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1 GSH TERM-CONTRACTING IRREGULARITIES Background The Government Services Handling (GSH), frequently referred to as the housekeeper of the Federal Government," is an agency that deals in a vast range and variety of contracting and procurements. In 1978, GSH was rocked by a series of scandals within the Public Buildings Service (PBS) that exposed an elaborate conspiracy to defraud the U.S. Government. Centered in Washington, D.C., at the heart of this conspiracy were certain PBS-building managers in collusion with GSH contractors. The mechanisms used to commit the fraud were many, but misuse and manipulation of term contracts accounted for the majority of the abuses uncovered and losses incurred. Term contracts were first introduced into the PBS in 1973 as a method of performing commonly requested items of work associated with office renovations for occupying agencies. A term contract would normally be issued for a period of a year and would include line items for the types of work anticipated. Work orders were written against the contract when there was a need for that type of work. The theory was that term contracts substantially improved GSH's responsiveness to the requesting agencies and reduced overall cost compared with formally advertising each project. However, by 1978 these contracts were proving to be highly susceptible to fraud. In the midst of the expanding and growing revelations of fraud in the Washington, D.C., area, there was concern that similar abuses of PBS term contracts might have occurred in other locations where such contracts were used. As a result, term contracts were scanned nationwide, looking for similar indicators or patterns that had proven to be symptomatic of serious abuse and fraud in the ongoing Washington, D.C., investigation. It was found that many GSH regions exhibited some of the same patterns discovered in Washington. But GSH's Region 7, covering Texas, Louisiana, Oklahoma, and New Mexico, exhibited the greatest number of indicators as well as some patterns that had not previously been observed. Because of these observations, a separate internal auditing case was opened in Region 7. This case, which finally focused on a Texas-based term contractor, was initiated in Louisiana. Before its completion, it had covered over half of Texas. It proved to be a case with great promise, special challenges, innovative methodologies, and use of a specialized and new function in government oversight and unusual teamwork It also had many frustrations, numerous roadblocks, and ultimate disappointment. The Situation The Washington, D.C., internal audit investigation was exposing many abuses and misuses of term contracts-administrative and contractual irregularities as well as fraudulent misuses. As the investigation developed, certain patterns and indicators were recognized in the paperwork as being common or typical of fraudulent misuses. These patterns and indicators existed on the term contract work orders and included: ? Lack of a specific scope of work defining locations where work was to be performed. ? Work orders duplicating or partially duplicating work called for on other work orders or work called for on small purchase contracts. ? Work orders requesting unusually large quantities of work. ? Work orders charged to year-end funds. ? Work orders charged to reimbursable accounts. ? Large work orders charged to GSH-operating funds. An internal audit of GSH's Region 7's term contracts revealed four of these same patterns and indicators. Specifically, work orders issued by a PBS field office in Louisiana in 1977 revealed large work orders with: (1) no specific scope of work; (2) duplication of work; (3) duplication of work from work order to work order; and (4) significant obligations of year-end funds on term contract work orders. In addition to these indicators and of even more significance, it was noted that some work orders issued by this field office were intentionally split to circumvent 2 the building manager's $10,000 authority and that some work orders issued to the term contractor contained none of the line items of the term contract but items totally outside the scope of the term contract negotiated. On the broader view, it was noted that all term contracts issued by Region 7 in 1977 and 1978 were awarded to only two contractors and that these two had held almost every term contract ever issued in Region 7 since 1974 when they were first used. It was noted that the same contractor who was awarded the suspicious work orders in Louisiana was doing the greatest dollar volume of work and that projects of a nature where one would expect a separate formally advertised project to be issued were being awarded as only a line item under the term contract by the Regional Construction Management Division. A closer look revealed that Region 7's term contracts had evolved far beyond the original intended use, that being interior renovations where the type of work required was more or less typical from job to job. These were multipurpose contracts that included exotic items whose costs could not be easily predicted (i.e., exterior waterproofing, repointing, roofing repairs, and flashing installations). It was also noted that the unit prices established for many of these exotic items were unusually high and excessive when compared with the range of prices being paid nationwide to perform those items on a competitive basis. These prices were summarized in appropriate construction cost estimating guides. The Decision to Start a Separate Investigation The significance of these indicators led to a decision to open a separate term contracting investigation in GSH's Region 7. The focus of this investigation was to become the term contractor doing the greatest amount of business in Region 7. Emphasis would be placed upon Louisiana's field office work orders because it was felt that the specific indicators uncovered in the initial review were the strongest there and because it was felt that there was a greater opportunity for misuse and fraud at the field office level. The structuring of the term contracts themselves and work orders written directly out of the Regional Construction Management Division would be addressed in turn. Audit Methodology Used Historically, oversight offices with federal agencies had been made up of two basic functions: audits and investigations. However, uncovering the PBS fraud schemes in Washington had not significantly involved either at this point; and it was becoming clear that standard audit and investigative procedures, as previously employed, were not generally adequate for GSH as a whole. What was developing at GSH was a new concept in the oversight theory with new skills, unique approaches, and innovative audit techniques. This new concept, which would be used in Region 7, involved the use of people With GSH program knowledge coupled with technical expertise necessary to effectively review, analyze, and inspect construction contracts. In Washington, a group of engineers and architects were brought together to use their knowledge of the term contracting process and the PBS field office operations to develop evidence of suspicious misuses of term contracts and field offices' small purchase contracts. This group used its technical expertise in construction to ultimately identify specific work orders and small-purchase contracts involved in fraudulent schemes. This new concept in oversight would become known as the "inspection function." The review of GSH Region 7's term contracts was performed by an engineer experienced in the aspects of the Washington scandals. The initial approach and methodology was simple. The engineer with GSH-program knowledge and technical expertise was teamed with a GSH criminal investigator. With the locations possessing the greatest indications of abuse selected, this team traveled to the sites. The engineer had the knowledge and the experience to pinpoint fraudulent and potentially fraudulent contracts and work orders. The criminal investigator had the authority to interview subjects under oath as information was developed and would be able to build a case from the very beginning, collecting all pertinent documentation along the way. The Findings The first site selected was Louisiana's field office. The team arrived with pertinent documents selected from the initial review. The first stages of the on-site inspection included tedious file reviews of all backup documentation to those orders that looked suspicious (government estimates, contractors' proposals, GSH inspection reports, etc.). 3 Small purchase contracts and certified invoices were compared against term contract work orders, looking for duplications. Field office force account records were examined to determine if term contract work might have been performed by these GSH shop employees. After these checks and cross-checks of files and records and before any physical inspections of work in place, a pattern of abuse was developing. It was noted that the field office had received $100,000 in FY76 year-end funds for which it was given two weeks to obligate. In order to obligate this money, the building manager: ? Circumvented his $10,000 authority on term-contract work orders by splitting three projects into eight work orders, the most blatant of which split one project for $32,500 into three $10,000 orders and one $2,500 order. ? Wrote three work orders for painting with no specific location identified with the supposed intent of using it as a checkbook in the next fiscal year. ? Negotiated work with the term contractor that was outside the scope of the term contract instead of soliciting competitive bids from local contractors. The case team began physical inspections of these and many other work orders. Along with the physical inspections, technical analysis was made of the reasonableness of negotiated costs associated with the year-end obligations. Specifically, this physical inspection and analysis of costs revealed the following: ? The project that was split into four work orders for $32,500 was for providing and installing Marlite paneling in all the freight-elevator lobbies of a federal courthouse. This paneling was not a term-contract line item but was given to the term contractor as a negotiated item. Inspection revealed that the Marlite paneling was installed. However, technical analysis of the cost of this project revealed the 1,200 square feet of paneling installed had a material value of only $900 and that installation costs would be no more than $1,200. It was discovered the building manager agreed to pay $32,500 for a project worth no more than $2,500 after overhead and profit. Or more simply stated, he paid $16 per square foot for an installation worth no more than $2 per square foot. ? A second project, for insulating a gas pipe running 12 floors through the building, was split into two work orders, $6,500 each. As with the Marlite paneling, the insulating was not a term contract line item but was given to the term contractor as a negotiated item. Physical inspection revealed the work was done; but again, technical analysis revealed the negotiated price was highly excessive. An estimate price for this project was placed at $5,500. This project was awarded at more than twice the price it should have been. ? A third project was awarded at a cost of $15,000 on a work order, again in violation of the $10,000 term-contract limitation. This project was for soundproofing jury rooms by installing an additional drywall barrier four inches off the existing wall. Physical inspection revealed the contractor was paid for 158 linear feet of drywall in excess of that installed. This resulted in an overpayment to the contractor of $3,088. Besides these three examples, the review and inspection of 95 work orders issued by Louisiana's field office identified three other instances of workorder splitting, 15 additional instances of negotiating projects with the term contractor that were not included in the term contract, and five instances of work orders issued for painting with such indefinite scopes of work that it was impossible to verify the work paid for was done. It was also learned that field office personnel were securing subcontractors for the term contractor (who was located in Fort Worth) on work orders that were written for negotiated items and then writing them for 10 percent more than the subcontractors' prices and issuing them to the term contractor. Expansion of the Investigation for Fraud The results of the review and inspection of Louisiana's field office left no question as to whether or not other locations, where this term contractor was doing business, would be pursued. Another criminal investigator was added to the case team. Over a period of three months on the road, this team would travel to nine major Texas cities, review over 500 work orders, and inspect work orders issued by GSH Region 7's Regional Construction Management Division as well as those work orders issued by six additional field office operations. This expanded review of term contracting irregularities in GSH Region 7 was now geared to address possible fraud involved with specific work orders and to move into areas of possible bid rigging as the award process was 4 being examined. The term contractor was winning almost every solicitation he was bidding on, and there was the possibility of collusion between regional officials and the contractor. Certain line item unit prices were significantly higher than one would expect for that type of work If a contractor was to know at the time of bidding that he would be assured of a large quantity of this type of item, he could bid low and make a very high profit. A review of the award files was showing this situation to be a real possibility. This would be possible because the solicitation required all bidders to bid a single percentage on the entire list of items included in the contract. This percentage would be applied to each line-item unit price as set by the government in the solicitation package. Thus, the effect of bidding low would be to assure oneself of the award. And large orders of those items that had excessively high unit prices preset by the government would guarantee a very high profit for the term contractor. As the case team pursued the investigation, the review of work orders was still producing positive results. In a major southern Texas city, a work order written for various roof repairs totaling $43,000 was found to have been overpaid by $18,000 because either all the work was not performed or because the quantities were seriously inflated to begin with. As an example, physical inspection revealed that the contractor was paid $29,725 to remove, clean, and replace 17,288 square feet of clay-roofing tiles when only 10,400 square feet of tile existed in the work area. This translated into an $11,700 overpayment on this one item alone. Other examples of specific work orders included another major southern Texas city where this term contractor was paid $4,000 to remove and reinstall a metal-roof flashing on part of a large roof-repair work order. Physical inspection revealed that this work was not performed for an overpayment of $4,000. On yet another work order, the contractor was paid $3,600 to repair deteriorated felts on 1,300 square feet of a canopy roof. Physical inspection revealed that the quantity on the work order was double that existing and that no work had been performed. This item represented an overpayment of $3,600. Additionally, many other work orders were found with similar instances in varying degrees of inflated quantities, work not performed, and work orders where the scope of work was so vague as to make verification impossible and the obtaining of proof of possible fraud or false claims equally impossible. To this point in the investigation, over $100,000 in overpayments resulting from work not performed, inflated quantities, and excessively negotiated costs could be easily proved along with a litany of federal procurement and GSH procurement violations. However, the most that this would lead to was only some recovery of lost dollars and possible administrative action against GSH contracting officials. The case team felt that the situation was serious, but there was still no proof of intent to defraud the government. While the question of bid rigging was still open, there was no real proof, only indicators. The case team had found that, on one major award to this term contractor, the solicitation package included a list of major projects to be anticipated for bidding purposes. However, after the award was made, two additional major-sized projects were given to the term contractor that included some of the exotic items (previously mentioned) with the unusually high unit prices. A similar situation existed on still another term contract awarded in another part of Texas. What was needed in the case was some proof, either physical proof or statements by witnesses, of intent to defraud, conspiracy, or collusion, all of which were considered possibilities at this point. Interviews and statements by the involved GSH contracting officials had revealed nothing that would support a criminal case. The involved parties were claiming mistakes, poor judgment, and lack of attention to specific details due to overwork as reasons for the situations uncovered. The Break In-The Case What would become the break in the case came about in a most unusual way. The case team traveled to a large Texas city to inspect work orders issued by the GSH Region 7's Regional Construction Management Division. These work orders involved some of the exotic types of items that were always considered suspicious. One work order issued for $118,000 was for cleaning, repointing, and exterior waterproofing the Federal Building and U.S. Courthouse in that city. A second and third work order were for similar types of work on two smaller federal buildings in a nearby city and issued in the amounts of $64,000 and $43,000. When the case team began the inspection of the $118,000 work order, it became clear through extensive visual inspection of the work site 5 that nowhere near the quantity of repainting paid for was performed. The value of this one item of work alone was $45,000. The case team, however, needed more than a general statement of nonperformance; it needed to identify the exact quantity of work not performed. This could be done because there was a very distinct color difference between the new repointing (mortar) and the old existing repointing. However, the difficulties of inspecting the mortar joints of a major 14-story building and recording the results as proof of nonperformance were extreme. Therefore, in addition to the visual inspections, it was decided that an attempt would be made by using the telescopic lens of a construction surveyor's transit to make an exact computation of the percentage of work not performed. As the case team began to scan the outside joints of the building and record its results by plotting those areas repointed on elevation plans of the building, a four-day rainstorm hit the area. The rain soaked the joints and all the joints became one color, a condition that would last several days after the rain stopped. Being unable to spend such a great amount of time in one location waiting for the building to dry out, the case team looked for an alternative. It was decided that another look at the specific contract file for this work order and those of the other similar work orders was needed. The engineer with experience in the submittal requirements of term contracts knew that it was a requirement for the contractor to submit certified payrolls on all projects performed. It was felt that with a job of such a labor intensive nature as the $118,000 work order, it would possibly show up on the certified payroll if there was a gross discrepancy between work paid for and the work performed. An analysis of the certified payrolls confirmed what the case team suspected. With regard to the $118,000 work order, it was found that only 1,122.5 man-hours were expended on the entire project for a payroll of $11,891.07. With regards to the $64,000 work order, it was found that only 720 man-hours were expended on this project for a payroll of $7,700. Both projects were subcontracted out 100 percent to a local contractor who specialized in that type of work. As for the $43,000 project, the case team had found out during the site inspection that the project was subcontracted to another local contractor. However, in this case, that local contractor was the previous year's term contractor for that city. This contractor was still performing other subcontract work for the current term contractor at the time of the site inspection. The case team took the opportunity to discuss his involvement in the $43,000 project. It was learned that he performed all the work done on it. The case team's inspection had discovered that over $8,000 of the $43,000 worth of work was never performed. The subcontractor gave reasons for this. It seems that, in requesting a price from the subcontractor, the term contractor altered the requirements of GSH's work order so as to reduce quantities and keep the price GSH was paying per item a secret. In one case, the term contractor more than halved the quantity for waterproofing by asking the subcontractor to bid on 10,000 square feet instead of the 24,000 square feet that GSH was paying for. The subcontractor's price for this project was $20,000. The Crux of the Case The case team, with this information in hand, seemed to be in a position to prove intent. It was decided that there was no need to develop further instances of overpayments on work orders. It had by now identified close to $200,000 in overpayments. The results of the certified payroll analysis and the subcontract agreement on the $43,000 project was suggesting the scheme that the case team had suspected ever since the inspection of the repainting. It was believed that the term contractor had intentionally subcontracted for less work than GSH was paying him to perform and reaping the profits. It was not believed that this scheme was responsible for the sum total of overpayments - i.e., Louisiana's field-office situation was a totally different scheme-but it was felt that, if it could be adequately documented, this scheme would prove intent to defraud on specific and significant work orders and might be the key that would open other suspected schemes. It was now time to go to the U.S. attorney for a subpoena of the term contractor's contract records and subcontract agreements. Problems Encountered in Developing the Case The U.S. attorney was approached with all the information and documentation developed to that point on overpayments totaling more than $200,000. Special emphasis was placed upon the three work orders where it was felt intent could be proven with adequate documentation. The U.S. attorney reviewed the information and agreed to 6 a subpoena requiring the term contractor to turn over any and all records relating to his term contracts, including subcontract agreements. When the subpoena was complied with and the records reviewed, the case team had the proof of intent that it had hoped for. It was found that the term contractor subcontracted the entire $118,000 cleaning, repointing, and waterproofing project for $65,000. In doing so, the case team confirmed its earlier suspicion: the term contractor subcontracted for less work than GSH paid him to perform. The subcontract agreement showed that, instead of subcontracting for the full 16,000 linear feet of joints to be repainted (30 percent of the building), the term contractor subcontracted for only 3,000 linear feet of joints accounting for only 5.6 percent of the joints on the building. The case team also found documentation in the contract file that showed the term contractor invoiced as if the full amount of repainting had been performed. The loss to the government on this one item alone was $41,000. Regarding the $64,000 work order for cleaning, repointing, and waterproofing, it was found that the entire project was subcontracted at a price far less than the government was paying-this time for $35,000. As with the previous project, the subcontract agreement showed that, instead of subcontracting for the repointing the full 6,500 linear feet of joints (30 percent of the building), the term contractor subcontracted for only 923 linear feet of joints, accounting for only 4.2 percent of the joints on the building. As with the previous work order, the term contractor invoiced the full amount. The loss to the government on this one item was $17,000. The case team went back to the U.S. attorney and presented the findings. The hope was for a criminal prosecution on the merits of the paper evidence for the three work orders where the term contractor subcontracted for less work than GSH was paying him to do. It was also the intent to use this as leverage in a more in-depth investigation of other suspicious areas relating to the term contractor and possible collusion with GSH contracting officials in Region 7. The Refusal to Prosecute The U.S. attorney reviewed this new information. After an informal meeting with the owners of the GSH term-contracting company, the U.S. attorney declined prosecution. This declination was based on the following opinions: ? The term contractor was under no obligation to tell the government that he performed less work than was requested. ? The contract itself did not have anything that specifically stated that payment was to be made on the quantity of work actually performed rather than the quantity of work initially ordered. ? GSH had a qualified inspector who periodically inspected the work in progress and who ultimately signed off on the work as being satisfactory and approved payment. The Appeal to Prosecute The case team appealed on the basis that the inspector was not a full-time inspector and that, if one was not at the site full time in the case of repointing, he would be at the mercy of the contractor. The case team also argued that it was understood by all parties that this was a quantity contract and that, as such, payment was to be made on the final quantities installed and not as originally ordered. It was also pointed out that the work orders themselves were issued with a statement that read: Perform the work listed below on subject program in accordance with detailed project requirements and completion schedule. Final payment will be based on the actual quantities involved, not to exceed the amount set forth herein." The U.S. attorney reaffirmed his declination and closed the case. No action was taken on the Louisiana situation or the possible bidding irregularities. Resolution/Nonresolution of the Problems The GSH Inspector General's Office issued a separate report to management on the Louisiana situation outlining the administrative irregularities. The remainder of irregularities were not addressed to management as there were no distinct violations of procurement regulations. The inspector, in the case of the repainting projects, was not privy to the information that the case team developed when he accepted those projects. 7 Then, in 1981, it was reamed that the U.S. assistant attorney who declined on the case left the U.S. Attorney's Office and went to work for the law firm representing the term contractor. Noting this apparent irregularity, the case team again presented the case to the same U.S. Attorney's Office. This time the U.S. attorney agreed to consider the case if the case team would review more current contracts to see if this term contractor was still operating the same as he did from 1977 to 1979. Reconsideration by U.S. Attorney The case team reviewed additional work orders and contracts issued for the period 1979 through 1981. This review uncovered no significant irregularities because term contracting activity had been essentially stopped nationwide. The case team reported this back to the U.S. Attorney's Office. Discussions again centered around the repointing projects. The case team pressed for prosecution on the original subcontracting situation (these cases were still within the Statute of Limitations). The U.S. assistant attorney spent a day being briefed on these cases and, at the end of that day, declined prosecution. He based his declination on the following reasoning: ? The possible fraud in question was going on five years. He stated that, if it were taken to court, subjects, witnesses, and involved parties would have trouble remembering pertinent happenings. He felt that this would seriously complicate a successful prosecution and that questions would arise as to why the government waited so long to prosecute. The Appeal to Prosecute The case team appealed on the basis that the inspector was not a full-time inspector and that, if one was not at the site full time in the case of repointing, he would be at the mercy of the contractor. The case team also argued that it was understood by all parties that this was a quantity contract and that, as such, payment was to be made on the final quantities installed and not as originally ordered. It was also pointed out that the work orders themselves were issued with a statement that read: Perform the work listed below on subject program in accordance with detailed project requirements and completion schedule. Final payment will be based on the actual quantities involved, not to exceed the amount set forth herein." The U.S. attorney reaffirmed his declination and closed the case. No action was taken on the Louisiana situation or the possible bidding irregularities. Resolution/Nonresolution of the Problems The GSH Inspector General's Office issued a separate report to management on the Louisiana situation outlining the administrative irregularities. The remainder of irregularities were not addressed to management as there were no distinct violations of procurement regulations. The inspector, in the case of the repainting projects, was not privy to the information that the case team developed when he accepted those projects. Then, in 1981, it was reamed that the U.S. assistant attorney who declined on the case left the U.S. Attorney's Office and went to work for the law firm representing the term contractor. Noting this apparent irregularity, the case team again presented the case to the same U.S. Attorney's Office. This time the U.S. attorney agreed to consider the case if the case team would review more current contracts to see if this term contractor was still operating the same as he did from 1977 to 1979. Reconsideration by U.S. Attorney The case team reviewed additional work orders and contracts issued for the period 1979 through 1981. This review uncovered no significant irregularities because term contracting activity had been essentially stopped nationwide. The case team reported this back to the U.S. Attorney's Office. Discussions again centered around the repointing projects. The case team pressed for prosecution on the original subcontracting situation (these cases were still within the Statute of Limitations). The U.S. assistant attorney spent a day being briefed on these cases and, at the end of that day, declined prosecution. He based his declination on the following reasoning: 8 ? The possible fraud in question was going on five years. He stated that, if it were taken to court, subjects, witnesses, and involved parties would have trouble remembering pertinent happenings. He felt that this would seriously complicate a successful prosecution and that questions would arise as to why the government waited so long to prosecute. ? The question of the contract itself not having any wording that specifically stated that payment was to be made on the quantity of work actually performed was again brought up. ? The fact that GSH inspectors had not uncovered these problems at the time payment was made was again cited as another complicating factor. Results of the Audit During the course of this investigation, the case team reviewed over 600 work orders written against five term contracts and physically inspected more than 200 work orders valued at $1,600,000. Inspection results indicated a total verifiable overpayment of $230,000. Because of the U.S. attorney's declinations, the case failed to produce any criminal results; and many of the suspicious issues could not be resolved. Administrative Actions With regard to administrative results, three contracting officials at Louisiana's field office received letters of reprimand resulting from procurement violations. The GSH Region 7 also took action to recover $10,000 from the term contractor for the specific work order where the quantity of clay-roofing tile (removal, cleaning, and resetting) was 7,000 square feet more than that actually existed. This occurred as a result of GSH Region 7's becoming aware of the case team's inspection while the work order was still open. This case has been referred to the Department of Justice, Civil Litigation Division, for consideration of a civil fraud suit. To date, no decision has been made as to its disposition. Required (for 10 marks-2 marks for each of parts 1 to 3 and 4 marks for part 4) 1. Outline an internal control program that could be installed that would prevent or at least disclose irregularities such as those identified in this case. 2. Outline an internal audit program that could be performed on a cyclical basis to determine if abuses such as those described in this case are occurring. 3. Where do you believe the basic cause of this situation is lodged? 4. As the auditor, complete SWOT and Impact&Likeihood Grid exhibits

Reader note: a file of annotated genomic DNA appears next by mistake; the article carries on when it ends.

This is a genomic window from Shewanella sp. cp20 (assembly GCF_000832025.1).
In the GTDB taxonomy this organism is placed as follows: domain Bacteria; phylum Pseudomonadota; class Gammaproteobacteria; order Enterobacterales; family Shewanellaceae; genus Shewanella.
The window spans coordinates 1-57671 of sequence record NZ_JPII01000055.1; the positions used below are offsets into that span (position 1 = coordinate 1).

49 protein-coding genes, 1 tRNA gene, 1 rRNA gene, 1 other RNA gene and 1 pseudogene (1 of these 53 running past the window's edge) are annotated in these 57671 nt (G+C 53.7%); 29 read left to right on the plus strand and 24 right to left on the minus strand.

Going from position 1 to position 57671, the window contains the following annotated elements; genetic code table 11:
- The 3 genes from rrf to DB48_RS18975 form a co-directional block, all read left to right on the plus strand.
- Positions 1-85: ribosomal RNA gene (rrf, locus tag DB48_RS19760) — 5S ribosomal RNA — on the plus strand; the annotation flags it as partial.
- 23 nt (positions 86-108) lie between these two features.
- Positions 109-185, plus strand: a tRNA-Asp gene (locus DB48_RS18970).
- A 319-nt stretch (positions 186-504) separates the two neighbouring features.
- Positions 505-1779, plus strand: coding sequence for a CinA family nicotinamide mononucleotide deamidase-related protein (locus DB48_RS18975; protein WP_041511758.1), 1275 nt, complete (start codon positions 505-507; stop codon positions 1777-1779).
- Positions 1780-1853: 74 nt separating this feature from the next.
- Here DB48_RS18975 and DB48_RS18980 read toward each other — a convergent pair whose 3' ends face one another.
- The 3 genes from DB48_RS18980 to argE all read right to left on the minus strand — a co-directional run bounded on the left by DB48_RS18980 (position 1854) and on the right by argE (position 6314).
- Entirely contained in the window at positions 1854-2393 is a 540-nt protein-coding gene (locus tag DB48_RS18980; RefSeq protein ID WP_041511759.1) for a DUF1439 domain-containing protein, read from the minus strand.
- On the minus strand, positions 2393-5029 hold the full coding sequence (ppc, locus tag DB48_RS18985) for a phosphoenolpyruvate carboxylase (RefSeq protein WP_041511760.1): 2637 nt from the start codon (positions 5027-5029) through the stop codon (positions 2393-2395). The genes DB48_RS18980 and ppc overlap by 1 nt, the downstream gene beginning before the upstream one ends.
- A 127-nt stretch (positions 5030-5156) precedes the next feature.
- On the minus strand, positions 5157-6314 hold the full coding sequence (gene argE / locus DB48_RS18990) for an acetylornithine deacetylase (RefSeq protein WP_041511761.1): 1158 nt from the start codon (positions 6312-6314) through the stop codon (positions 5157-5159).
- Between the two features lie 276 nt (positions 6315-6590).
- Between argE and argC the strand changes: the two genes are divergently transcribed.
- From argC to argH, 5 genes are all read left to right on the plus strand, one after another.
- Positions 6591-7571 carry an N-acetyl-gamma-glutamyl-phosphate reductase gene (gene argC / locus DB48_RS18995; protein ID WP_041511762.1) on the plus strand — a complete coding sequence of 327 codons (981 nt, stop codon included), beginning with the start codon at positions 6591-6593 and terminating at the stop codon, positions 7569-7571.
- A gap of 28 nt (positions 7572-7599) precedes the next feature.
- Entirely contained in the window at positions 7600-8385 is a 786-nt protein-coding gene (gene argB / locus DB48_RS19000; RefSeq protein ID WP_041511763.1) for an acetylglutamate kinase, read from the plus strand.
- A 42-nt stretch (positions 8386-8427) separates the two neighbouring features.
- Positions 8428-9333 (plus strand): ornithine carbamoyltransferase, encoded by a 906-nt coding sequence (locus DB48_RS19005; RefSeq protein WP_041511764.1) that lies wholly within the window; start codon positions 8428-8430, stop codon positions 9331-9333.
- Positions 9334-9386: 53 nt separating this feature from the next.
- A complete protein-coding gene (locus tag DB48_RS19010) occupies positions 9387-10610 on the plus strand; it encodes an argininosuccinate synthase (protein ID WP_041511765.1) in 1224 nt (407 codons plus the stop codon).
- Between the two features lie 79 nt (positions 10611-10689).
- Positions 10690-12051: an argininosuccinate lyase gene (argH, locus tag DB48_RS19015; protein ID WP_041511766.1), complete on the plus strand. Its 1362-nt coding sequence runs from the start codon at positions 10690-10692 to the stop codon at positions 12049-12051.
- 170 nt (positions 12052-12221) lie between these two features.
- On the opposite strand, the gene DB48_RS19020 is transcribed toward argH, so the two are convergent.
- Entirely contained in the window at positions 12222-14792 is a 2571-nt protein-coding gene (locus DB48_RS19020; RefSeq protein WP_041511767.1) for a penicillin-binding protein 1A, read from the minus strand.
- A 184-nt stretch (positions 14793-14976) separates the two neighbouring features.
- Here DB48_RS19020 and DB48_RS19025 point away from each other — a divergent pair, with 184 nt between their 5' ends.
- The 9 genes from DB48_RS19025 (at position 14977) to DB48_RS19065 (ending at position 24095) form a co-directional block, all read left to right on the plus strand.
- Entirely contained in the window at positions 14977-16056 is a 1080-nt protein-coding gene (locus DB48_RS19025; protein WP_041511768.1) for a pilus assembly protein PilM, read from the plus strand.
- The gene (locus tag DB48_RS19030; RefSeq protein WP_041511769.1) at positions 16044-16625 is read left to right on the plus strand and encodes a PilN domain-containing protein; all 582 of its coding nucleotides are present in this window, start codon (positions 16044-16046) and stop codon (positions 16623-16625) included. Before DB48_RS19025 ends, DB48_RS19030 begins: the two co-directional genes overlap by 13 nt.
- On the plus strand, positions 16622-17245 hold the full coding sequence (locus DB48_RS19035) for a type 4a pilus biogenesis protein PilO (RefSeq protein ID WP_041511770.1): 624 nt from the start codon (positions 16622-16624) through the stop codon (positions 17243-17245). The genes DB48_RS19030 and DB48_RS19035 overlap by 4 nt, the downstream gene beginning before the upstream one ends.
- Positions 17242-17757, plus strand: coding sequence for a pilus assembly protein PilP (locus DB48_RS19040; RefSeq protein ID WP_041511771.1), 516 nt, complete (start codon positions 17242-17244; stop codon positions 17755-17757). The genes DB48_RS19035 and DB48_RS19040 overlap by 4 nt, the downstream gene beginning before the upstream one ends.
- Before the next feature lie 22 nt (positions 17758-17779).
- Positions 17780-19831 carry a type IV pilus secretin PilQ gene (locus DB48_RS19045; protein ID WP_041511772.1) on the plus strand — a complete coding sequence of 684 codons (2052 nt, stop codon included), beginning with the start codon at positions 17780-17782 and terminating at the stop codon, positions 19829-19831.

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Tellus molestie nunc non blandit massa enim nec dui. Tellus molestie nunc non blandit massa enim nec dui. Ac tortor vitae purus faucibus ornare suspendisse sed nisi. Pharetra et ultrices neque ornare aenean euismod. Pretium viverra suspendisse potenti nullam ac tortor vitae. Morbi quis commodo odio aenean sed. At consectetur lorem donec massa sapien faucibus et. Nisi quis eleifend quam adipiscing vitae proin sagittis nisl rhoncus. Duis at tellus at urna condimentum mattis pellentesque. Vivamus at augue eget arcu dictum varius duis at. Justo donec enim diam vulputate ut. Blandit libero volutpat sed cras ornare arcu. Ac felis donec et odio pellentesque diam volutpat commodo. Convallis a cras semper auctor neque. Tempus iaculis urna id volutpat lacus. Tortor consequat id porta nibh.

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Tellus molestie nunc non blandit massa enim nec dui. Tellus molestie nunc non blandit massa enim nec dui. Ac tortor vitae purus faucibus ornare suspendisse sed nisi. Pharetra et ultrices neque ornare aenean euismod. Pretium viverra suspendisse potenti nullam ac tortor vitae. Morbi quis commodo odio aenean sed. At consectetur lorem donec massa sapien faucibus et. Nisi quis eleifend quam adipiscing vitae proin sagittis nisl rhoncus. Duis at tellus at urna condimentum mattis pellentesque. Vivamus at augue eget arcu dictum varius duis at. Justo donec enim diam vulputate ut. Blandit libero volutpat sed cras ornare arcu. Ac felis donec et odio pellentesque diam volutpat commodo. Convallis a cras semper auctor neque. Tempus iaculis urna id volutpat lacus. Tortor consequat id porta nibh.